RV: Super8 is the most affordable of the film formats. Most people have access to cameras very cheaply from a relative’s closet, eBay, thrift stores or yard sales. For a very small investment of $108.00, you can try the same filmmaking principles used in Hollywood, and in the larger formats, on a tiny budget (that is, film stock, processing and scanning on a million dollar state-of-the-art industry scanning machine that does native HD transfers). The Super8 film is cartridge-loaded and easy to pop in the camera. Filmmaking doesn’t get much cheaper than that! By entering Think Big, Shoot Small in HD you can experience the workflow in creating a creative project, in High Definition, with minimal cost. We hope that once people see their work on Blu-ray it will inspire them to continue working this way for both production and archiving. There is still nothing comparable to the look and feel of film, and many filmmakers just assume that they cannot afford it, or that it is too difficult a craft. Many filmmakers see digital as inexpensive because you can shoot volumes of it for little cost, but you do not need volumes to tell a great story. In fact you can do so in two and a half minutes, the length of a Super8 roll. Since Super8 was originally designed as a consumer product, compared to 16mm or 35mm, you do not need formal film education to work with it. Super8 is much more about creative instinct rather than technical understanding of how to work film equipment. You could give a Super8 camera to a five year old and they could shoot something. The intriguing thing about Think Big, Shoot Small is to see where that creative ingenuity lies. Film should not be something to be feared or intimidated by based on cost or technical skills. Super8 opens up these paths to the craft of film beautifully.
MM: Why do you want editing only to be done in-camera?
RV: One of the fundamental differences between shooting film and digital is because the cost of the film material. With film, you must plan out or storyboard what you are going to shoot before you shoot it. With digital you tend to shoot everything and then try to figure out which shots you are going to use in editing. Since this festival is about film, we wanted it to be like a real film shoot. First of all, it puts all the entries on a level playing field. It’s about what you can create, not what computer programs can do. We want to strip away all the ancillaries and give people a chance to get back to the grassroots of just shooting film. When silent films ruled, they were great! There is a magic that happens between people in a screening when a film is silent and they are able to communicate with each other while watching it—commenting and participating in the screening, not just watching the films. Because of the sense of community we are trying to create among the filmmakers, the silent showing opens up dialogue across age, lifestyle and gender among the very diverse population of participants. A film festival done this way has to be aesthetically pleasing and captivating on its own before you add the window dressing of sound or special effects.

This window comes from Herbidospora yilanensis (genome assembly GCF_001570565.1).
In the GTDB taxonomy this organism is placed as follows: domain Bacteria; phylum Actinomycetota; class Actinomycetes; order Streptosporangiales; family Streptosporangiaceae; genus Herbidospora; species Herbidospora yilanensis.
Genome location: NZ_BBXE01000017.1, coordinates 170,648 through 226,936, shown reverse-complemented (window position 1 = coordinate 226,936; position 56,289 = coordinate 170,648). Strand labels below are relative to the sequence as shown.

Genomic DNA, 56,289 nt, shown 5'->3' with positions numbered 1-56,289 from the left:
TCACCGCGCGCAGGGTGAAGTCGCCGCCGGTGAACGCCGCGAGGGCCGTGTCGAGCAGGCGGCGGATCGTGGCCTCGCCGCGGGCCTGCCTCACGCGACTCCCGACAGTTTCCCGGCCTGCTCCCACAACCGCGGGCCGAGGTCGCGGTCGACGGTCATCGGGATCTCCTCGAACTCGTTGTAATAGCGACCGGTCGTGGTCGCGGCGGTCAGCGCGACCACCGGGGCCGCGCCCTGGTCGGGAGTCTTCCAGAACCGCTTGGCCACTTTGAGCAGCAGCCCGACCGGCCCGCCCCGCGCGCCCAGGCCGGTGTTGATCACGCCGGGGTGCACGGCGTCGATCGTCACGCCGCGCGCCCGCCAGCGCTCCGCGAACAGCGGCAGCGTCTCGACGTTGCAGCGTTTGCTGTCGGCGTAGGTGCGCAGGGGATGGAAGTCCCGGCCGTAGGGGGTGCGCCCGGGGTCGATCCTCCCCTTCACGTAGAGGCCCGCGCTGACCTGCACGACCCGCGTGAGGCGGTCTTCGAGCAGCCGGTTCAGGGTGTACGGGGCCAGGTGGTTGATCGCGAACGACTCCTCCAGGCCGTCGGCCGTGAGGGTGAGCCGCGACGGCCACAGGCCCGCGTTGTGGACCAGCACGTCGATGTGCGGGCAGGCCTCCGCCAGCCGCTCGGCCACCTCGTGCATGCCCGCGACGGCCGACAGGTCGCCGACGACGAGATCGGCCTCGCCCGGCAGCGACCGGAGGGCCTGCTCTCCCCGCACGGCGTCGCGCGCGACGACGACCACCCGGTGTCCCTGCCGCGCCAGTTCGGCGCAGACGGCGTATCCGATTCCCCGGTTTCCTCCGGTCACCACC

MM: You say that people are allowed to enter as many times as possible; this isn’t all too common for festivals to do. What do you hope to see from those contestants who submit multiple entries?

RV: There are two reasons for this. First, people have a lot of ideas regarding what they may think is a worthy project. Since this festival is “all inclusive” in terms of the materials and the entry fee, every contestant makes the same investment to participate. We thought, why should we limit a person from entering twice (though no one in the 2007 festival actually did this) if they have more than one idea? It increases their chance of winning one of the prizes. Secondly, they may get back their Blu-ray disc and decide that they can do better, or discover that their camera had technical problems that they were not aware of. This allows them to give it another try before the deadline. If they think they can do better, why not let a contestant try again if it will help them to improve their skills as a filmmaker?


MM: In addition to a Blu-ray copy of their movie and a chance to be on Pro8mm’s
promotional DVD, what else do you hope that contestants walk away with?
RV: There is a huge sense of camaraderie among the Super8 community. Each contestant in 2007 brought their friends, family or crew with them to the screening and party. It was wonderful to see gray-haired men engaged in technical conversation with tattooed, pierced, pink-haired generation X’ers. You can’t put a price tag on that. The feedback we got was fantastic. Not only is the festival a really great opportunity to try something new in film but a chance to be part of something bigger than a 50-foot roll. It is common for independent filmmakers to feel isolated in a little bubble. Because the “assignment,” if you will, was the same for every filmmaker, and there is a fixed cost, there is an immediate connectivity in the group. We hope contestants will gain insight about the creative process. The prizes are great too! Even the raffle winners can (and have) produce their next project on what they may win as a contestant.
For more information, visit www.pro8mm.com.
http://vids.myspace.com/index.cfm?fuseaction=vids.individual&videoid=34191808

James Barfield won Think Big, Shoot Small for his claymation entry, Clay Date. His prize was a Max 8 Classic Professional Camera.

Courtesy of Movie Maker Magazine. Check out their on-line version of this post

Wednesday, February 4, 2009

ISN'T IT TIME YOU GOT INTO SYNC?


Pro8mm Announces HD Scanning for 8mm Film with Sound


GOT SOUND ON REG 8 or SUPER 8 FILM?
Isn’t it time you got into sync?
Getting Back To Our Roots with Super8 Sound™